Budenofalk - Dr Falk

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Products

Budenofalk

Budenofalk (budesonide) is a topical corticosteroid available in three formulations

  • Budenofalk 3mg gastro-resistant capsules for treatment of mild to moderate ileo-caecal Crohn’s Disease, Autoimmune Hepatitis and Microscopic Colitis
  • Budenofalk 9mg gastro-resistant granules for treatment of mild to moderate ileo-caecal Crohn’s Disease and active Collagenous Colitis
  • Budenofalk 2mg rectal foam for the treatment of active and maintenance of Ulcerative Colitis

 

Discover more about Budenofalk

Budesonide is a highly potent glucocorticoid that acts differently to systemic corticosteroids. The gastro-resistant formulation allows the targeted release of the active drug at pH6.4 in the inflamed areas of the gut. Approximately 90% of budesonide then undergoes first pass metabolism in the liver where it is converted into inactive metabolites. Only 10% of the active drug enters the systemic circulation. This pre-systemic metabolism significantly reduces the risk of systemic side effects.

Prescribing Information (Refer to full SPC before prescribing)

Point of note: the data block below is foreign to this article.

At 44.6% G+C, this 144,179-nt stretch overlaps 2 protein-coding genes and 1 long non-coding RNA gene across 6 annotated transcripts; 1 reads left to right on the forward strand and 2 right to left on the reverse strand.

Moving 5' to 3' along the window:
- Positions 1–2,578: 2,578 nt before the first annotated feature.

Presentation: Budenofalk® gastro-resistant capsules, each containing 3mg budesonide, 240mg sucrose and 12mg lactose monohydrate. Budenofalk® gastro-resistant granules, each sachet contains 9mg budesonide, 828mg sucrose, 36mg lactose monohydrate and 900mg sorbitol. Indications: Capsules: Induction of remission of mild to moderate active Crohn’s disease affecting the ileum and/or the ascending colon. Microscopic colitis. Autoimmune hepatitis. Granules: Induction of remission of mild to moderate active Crohn’s disease affecting the ileum and/or the ascending colon. Induction of remission in patients with active microscopic colitis in adults aged ≥ 18 years. Dosage: All – take with a glass of water half an hour before meals. Take once-daily doses in the morning. Adults: Capsules: Crohn’s disease: 9mg once daily or 3mg three times a day. Microscopic colitis: Induction of remission: 9mg once daily. Maintenance: lowest effective dose – 6mg once daily or 6mg once daily alternating with 3mg once daily. Autoimmune hepatitis: induction of remission: 3mg three times a day. Maintenance: 3mg twice a day. Increase back to 9mg daily if ALAT &/or ASAT increase. Granules: Crohn’s disease and induction of remission in microscopic colitis: 9mg once daily in the morning. Duration of treatment: Induction: Crohn’s disease, microscopic colitis: 8 weeks. Autoimmune hepatitis – until remission is achieved then maintenance for at least 24 months. Do not stop any treatment abruptly but taper gradually. Contra-indications: hypersensitivity to any constituent. Hepatic cirrhosis. Warnings/Precautions: Change from other steroids may result in symptoms due to reduced systemic steroids. Use with caution in patients with tuberculosis, hypertension, diabetes mellitus, osteoporosis, peptic ulcer, glaucoma, cataracts or family history of glaucoma or diabetes or any condition in which glucocorticosteroids may have undesirable effects. Not appropriate for upper GI Crohn’s or extraintestinal symptoms. Prolonged, high dose use may result in glucocorticosteroid systemic effects. Infection: suppression of the inflammatory response and immune function increases susceptibility to infections and their severity. Clinical presentation of infections may be atypical and presentation of serious infections may be masked. Chickenpox and herpes zoster are of particular concern. Passive immunisation needed within 10 days in exposed non-immune patients taking systemic glucocorticosteroids. Urgent specialist care required on confirmed chickenpox. Give normal immunoglobulin immediately after measles exposure. Do not give live vaccines to those with chronic glucocorticosteroid use. Antibody response to other vaccines may be diminished. With severe liver function disorders: increased systemic bioavailability expected. Central serous chorioretinopathy or other causes may result in blurred vision/visual disturbances. Consider referral to ophthalmologist. Suppression of the HPA axis and reduced stress response: supplementary systemic glucocorticoid treatment may be needed. Avoid concomitant treatment with CYP3A4 inhibitors. Do not use in patients with galactose or fructose intolerance, glucose – galactose malabsorption, sucrase – isomaltase insufficiency or total lactase deficiency or congenital lactase deficiency. In autoimmune hepatitis evaluate transaminase levels every 2 weeks for the first month and then every 3 months. Interactions: Co-treatment with CYP3A inhibitors including cobicistat containing products may increase side effects and should be avoided where possible. Beware concomitant administration of cardiac glycosides and saluretics. CYP3A4 inducers: may reduce systemic and local exposure, necessitating dose adjustment of budesonide. CYP3A4 substrates: may compete with budesonide increasing plasma concentrations depending on relative affinities. Small, non-significant effect of cimetidine on budesonide kinetic effects. Oestrogens/oral contraceptives (not oral low dose combination contraceptives) may elevate plasma concentrations and enhance corticosteroid effects. Steroid-binding compounds and antacids may reduce budesonide efficacy; administer at least 2 hours apart. Because adrenal function may be supressed, an ACTH stimulation test for diagnosing pituitary insufficiency might show false results (low values). Use in pregnancy and lactation: Avoid use in pregnancy unless essential. Do not breastfeed during Budenofalk treatment. Undesirable effects: Cushing’s syndrome, growth retardation in children, glaucoma, cataracts, blurred vision, dyspepsia, abdominal pain, constipation, gastric or duodenal ulcers, pancreatitis, increase in risk of infections, muscle and joint pain and weakness and twitching, osteoporosis, osteonecrosis, headache, pseudotumor cerebri (including papilloedema) in adolescents, depression, irritability and euphoria, psychomotor hyperactivity, anxiety, aggression, allergic exanthema, petechiae, ecchymosis, contact dermatitis, delayed wound healing, increased risk of thrombosis, vasculitis (after withdrawal from long-term treatment), fatigue, malaise. Side effects characteristic of systemic glucocorticosteroid therapy may occur. Exacerbation or reappearance of extraintestinal manifestations when switching from systemically acting glucocorticosteroids may occur. Frequency is likely to be lower than with equivalent dosage of prednisolone. Legal category: POM. Costs: UK NHS: 60 sachets £135; 100 capsules £75.05. Ireland (PtW): 60 sachets: €145.84; 100 capsules: €77.95. Licence holder: Dr Falk Pharma GmbH, Leinenweberstr.5, D-79108 Freiburg, Germany. Licence numbers: (granules) PL08637/0020 (UK) PA573/2/3 (IE) (capsules) PL08637/0002 (UK) PA573/2/1 (IE). Prepared: February 2024